You know how people always tell you that first impressions are so important? That when you meet someone for the first time, it usually takes them about 10 seconds to create in their mind, an impression of you? I totally agree that making a positive first impression is very important when meeting new people, especially for interviews (jobs, professional school etc.), which brings me to my story of how, in my opinion, my "bad" first impression worked to my advantage.
It was the summer of my second year of undergrad and I had made a goal that I was going to become a volunteer in a research lab. The reason being, I had never set foot in a research lab prior to second year and I never experienced what it was like to do "research". As a student on OSAP, I qualified for the Work Study program whereby I could apply for research/lab assistant positions posted by various professors that were uploaded to a centralized website. To boot, I would get paid for this work. One of these professors had a posting that piqued my interest and I decided to submit my application to him. The requirement was that I had to hand in my application in person. Now, looking back, I realized I probably should've emailed the professor to arrange a time where I could drop off my application but I didn't, so for an entire week, I went to this professor's office to see if he was in but he was not. Fast forward about a week later when I had the chance to meet with the professor, I told him that I was there to hand in my work study applications - mind you, this was before the deadline.
This was how the conversation went down:
Me: Hello Professor X. I'm here to drop off my work study application that you posted on the Careers website.
Prof: *intimidating look x100* Well, you're kind of late. I already hired someone.
Me: Oh...well do you think I can still hand in my application? I'm willing to be a volunteer if your graduate students need any assistance.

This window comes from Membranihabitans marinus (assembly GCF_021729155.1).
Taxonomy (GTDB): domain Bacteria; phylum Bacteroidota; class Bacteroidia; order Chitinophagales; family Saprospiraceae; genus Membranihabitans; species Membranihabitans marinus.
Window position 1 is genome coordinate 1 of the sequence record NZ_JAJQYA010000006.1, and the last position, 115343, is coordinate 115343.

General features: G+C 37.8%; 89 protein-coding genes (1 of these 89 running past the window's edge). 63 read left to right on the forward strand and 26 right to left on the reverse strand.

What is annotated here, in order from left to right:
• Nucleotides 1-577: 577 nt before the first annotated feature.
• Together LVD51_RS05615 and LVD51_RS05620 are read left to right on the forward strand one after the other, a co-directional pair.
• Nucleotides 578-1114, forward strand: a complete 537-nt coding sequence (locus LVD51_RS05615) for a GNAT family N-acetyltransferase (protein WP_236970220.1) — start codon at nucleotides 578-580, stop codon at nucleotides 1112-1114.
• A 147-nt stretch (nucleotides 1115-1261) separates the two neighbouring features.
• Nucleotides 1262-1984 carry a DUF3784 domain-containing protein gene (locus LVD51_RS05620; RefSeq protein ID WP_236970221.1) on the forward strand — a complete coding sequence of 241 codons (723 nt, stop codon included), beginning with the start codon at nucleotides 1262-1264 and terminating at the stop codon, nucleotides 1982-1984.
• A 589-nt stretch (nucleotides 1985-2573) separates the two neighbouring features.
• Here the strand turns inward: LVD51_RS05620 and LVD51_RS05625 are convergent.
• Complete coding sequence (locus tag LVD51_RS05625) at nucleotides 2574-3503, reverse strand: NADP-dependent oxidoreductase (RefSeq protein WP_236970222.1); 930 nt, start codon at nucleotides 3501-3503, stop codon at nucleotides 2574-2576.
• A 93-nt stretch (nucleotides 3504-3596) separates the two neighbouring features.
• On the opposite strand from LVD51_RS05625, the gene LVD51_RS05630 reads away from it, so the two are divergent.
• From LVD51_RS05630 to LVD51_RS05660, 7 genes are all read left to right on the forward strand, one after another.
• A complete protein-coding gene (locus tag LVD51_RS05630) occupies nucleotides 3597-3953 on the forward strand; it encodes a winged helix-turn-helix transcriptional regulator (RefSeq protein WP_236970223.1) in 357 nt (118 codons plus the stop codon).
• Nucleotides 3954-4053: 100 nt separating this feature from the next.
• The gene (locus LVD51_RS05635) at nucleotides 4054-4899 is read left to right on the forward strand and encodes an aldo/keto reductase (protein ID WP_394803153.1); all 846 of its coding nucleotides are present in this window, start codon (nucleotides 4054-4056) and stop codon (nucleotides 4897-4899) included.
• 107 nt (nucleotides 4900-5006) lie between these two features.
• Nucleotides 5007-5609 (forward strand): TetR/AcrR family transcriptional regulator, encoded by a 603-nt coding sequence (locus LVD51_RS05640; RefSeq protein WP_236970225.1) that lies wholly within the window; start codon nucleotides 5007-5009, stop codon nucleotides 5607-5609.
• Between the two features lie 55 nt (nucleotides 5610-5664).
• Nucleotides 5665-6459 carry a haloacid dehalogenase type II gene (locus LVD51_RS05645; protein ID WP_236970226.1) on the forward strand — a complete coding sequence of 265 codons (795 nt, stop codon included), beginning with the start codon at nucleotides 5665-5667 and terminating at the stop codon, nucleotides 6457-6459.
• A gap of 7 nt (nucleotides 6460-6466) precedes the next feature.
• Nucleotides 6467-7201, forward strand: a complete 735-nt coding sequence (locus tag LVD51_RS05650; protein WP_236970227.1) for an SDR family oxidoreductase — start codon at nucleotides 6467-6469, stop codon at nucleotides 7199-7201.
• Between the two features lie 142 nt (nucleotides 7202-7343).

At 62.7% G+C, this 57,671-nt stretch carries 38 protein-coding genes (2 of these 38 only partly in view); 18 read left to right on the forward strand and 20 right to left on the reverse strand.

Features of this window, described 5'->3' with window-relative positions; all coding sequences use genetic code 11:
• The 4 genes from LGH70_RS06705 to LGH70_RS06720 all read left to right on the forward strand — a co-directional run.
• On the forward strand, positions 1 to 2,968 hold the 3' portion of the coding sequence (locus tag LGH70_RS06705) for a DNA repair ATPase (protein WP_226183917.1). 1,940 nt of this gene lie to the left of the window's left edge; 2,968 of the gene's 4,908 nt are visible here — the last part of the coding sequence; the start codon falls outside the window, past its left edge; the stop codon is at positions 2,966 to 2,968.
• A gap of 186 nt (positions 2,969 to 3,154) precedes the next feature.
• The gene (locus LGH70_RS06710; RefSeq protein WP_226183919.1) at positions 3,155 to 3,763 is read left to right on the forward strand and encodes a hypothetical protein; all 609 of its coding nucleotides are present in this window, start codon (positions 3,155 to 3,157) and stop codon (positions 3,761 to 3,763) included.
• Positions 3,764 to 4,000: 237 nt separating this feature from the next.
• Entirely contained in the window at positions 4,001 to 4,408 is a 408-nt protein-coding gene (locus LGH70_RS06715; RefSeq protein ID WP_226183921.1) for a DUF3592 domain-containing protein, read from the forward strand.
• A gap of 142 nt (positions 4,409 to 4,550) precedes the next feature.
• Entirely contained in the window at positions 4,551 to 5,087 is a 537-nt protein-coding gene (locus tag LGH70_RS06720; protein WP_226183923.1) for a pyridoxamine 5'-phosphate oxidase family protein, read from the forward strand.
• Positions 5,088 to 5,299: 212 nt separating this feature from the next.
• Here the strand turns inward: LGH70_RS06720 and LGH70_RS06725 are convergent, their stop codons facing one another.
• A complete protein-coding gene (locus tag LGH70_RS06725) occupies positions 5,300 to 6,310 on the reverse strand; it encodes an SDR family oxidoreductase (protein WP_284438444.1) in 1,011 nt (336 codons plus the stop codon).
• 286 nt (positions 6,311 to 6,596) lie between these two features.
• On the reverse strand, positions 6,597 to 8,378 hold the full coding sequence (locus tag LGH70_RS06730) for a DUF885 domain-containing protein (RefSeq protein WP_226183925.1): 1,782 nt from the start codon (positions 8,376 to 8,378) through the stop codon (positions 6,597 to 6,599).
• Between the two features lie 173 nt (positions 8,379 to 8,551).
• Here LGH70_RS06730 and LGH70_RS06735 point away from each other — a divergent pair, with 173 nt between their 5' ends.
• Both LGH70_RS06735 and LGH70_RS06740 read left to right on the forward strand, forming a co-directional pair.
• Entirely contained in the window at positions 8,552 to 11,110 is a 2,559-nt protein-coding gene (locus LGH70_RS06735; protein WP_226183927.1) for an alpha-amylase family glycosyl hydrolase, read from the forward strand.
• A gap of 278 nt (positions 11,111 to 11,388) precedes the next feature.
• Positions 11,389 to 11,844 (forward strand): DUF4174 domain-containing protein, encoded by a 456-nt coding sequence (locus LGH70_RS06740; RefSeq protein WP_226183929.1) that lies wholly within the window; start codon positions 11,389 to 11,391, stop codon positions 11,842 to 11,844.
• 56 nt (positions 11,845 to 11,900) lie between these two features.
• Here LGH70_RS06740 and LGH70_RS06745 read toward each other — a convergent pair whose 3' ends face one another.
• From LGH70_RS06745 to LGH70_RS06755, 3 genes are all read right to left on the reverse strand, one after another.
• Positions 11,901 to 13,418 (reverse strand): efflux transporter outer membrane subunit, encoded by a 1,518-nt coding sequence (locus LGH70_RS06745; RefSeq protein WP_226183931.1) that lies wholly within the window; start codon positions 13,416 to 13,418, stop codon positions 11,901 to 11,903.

Prof: Well, I guess you can give me your application and I'll put in the pile with the rest of the volunteer applications.
Me: Ok, great! *looks through my folder only to realize that what I thought was a cover letter and resume turned out to be a rough draft of a cover letter and resume with scribbles over it.* Umm..well it appears that I don't have my cover letter and resume with me today.
Prof: *looks up at me with the most intimidating blue eyes I've ever seen* So, what are you saying? You're not prepared?
By now, I could've sworn all the colour from my face disappeared. I was thinking "Crap! There's no way I'd ever have a chance to do research with this prof. He probably thinks I'm a complete idiot and disorganized person!"
Me: *trying to redeem myself* Well, I thought I had it and truth be told, I came to your office every day last week to try to hand it to you in person but you weren't there. I wasn't sure if it was ok for me to just slip my application under your door.
Prof: Well, just bring it tomorrow and if I'm not here, just slip it under my door.
As I exited his office, I was mentally kicking myself for being so disorganized. I was so sure that this first impression would work against me.
But of course, as you might've guessed from the title of this blog post, it didn't. In fact, the next day after I had slipped my application under his door, I received an email from this very professor who wanted me to come into his lab so he could train me to be a volunteer. Was I surprised? Most definitely. You might be asking me why I'm bothering with a story that happened 2 years ago. Well, I'm currently doing my honours thesis project with this same professor and I've come to realize that he really isn't THAT intimidating after all. I asked him why he decided to hire me as a volunteer that day and he told me that since he had a bit of spare time that day, he read over my cover letter and was impressed by my writing and resume. I guess the lesson learned from this is that first impressions don't always give the most ACCURATE representation of an individual as we all know. It's funny how things worked out in the end. This professor has become a mentor of mine and it was through this initial volunteering position that he was able to teach me many molecular techniques and know me as an individual. In fact, he's one of my referees for my medical school applications this year. Just goes to show that even if you think you made a bad first impression, it won't necessarily work against you. And if there's one thing I learned from this experience, it's to be proactive in searching for research opportunities whether it be an actual paid position or a volunteer one. Most importantly, don't be afraid to approach professors and if you make the same embarassing mistake I did, don't give up but rather follow up later on!
Until next time,
LL (aka Cass)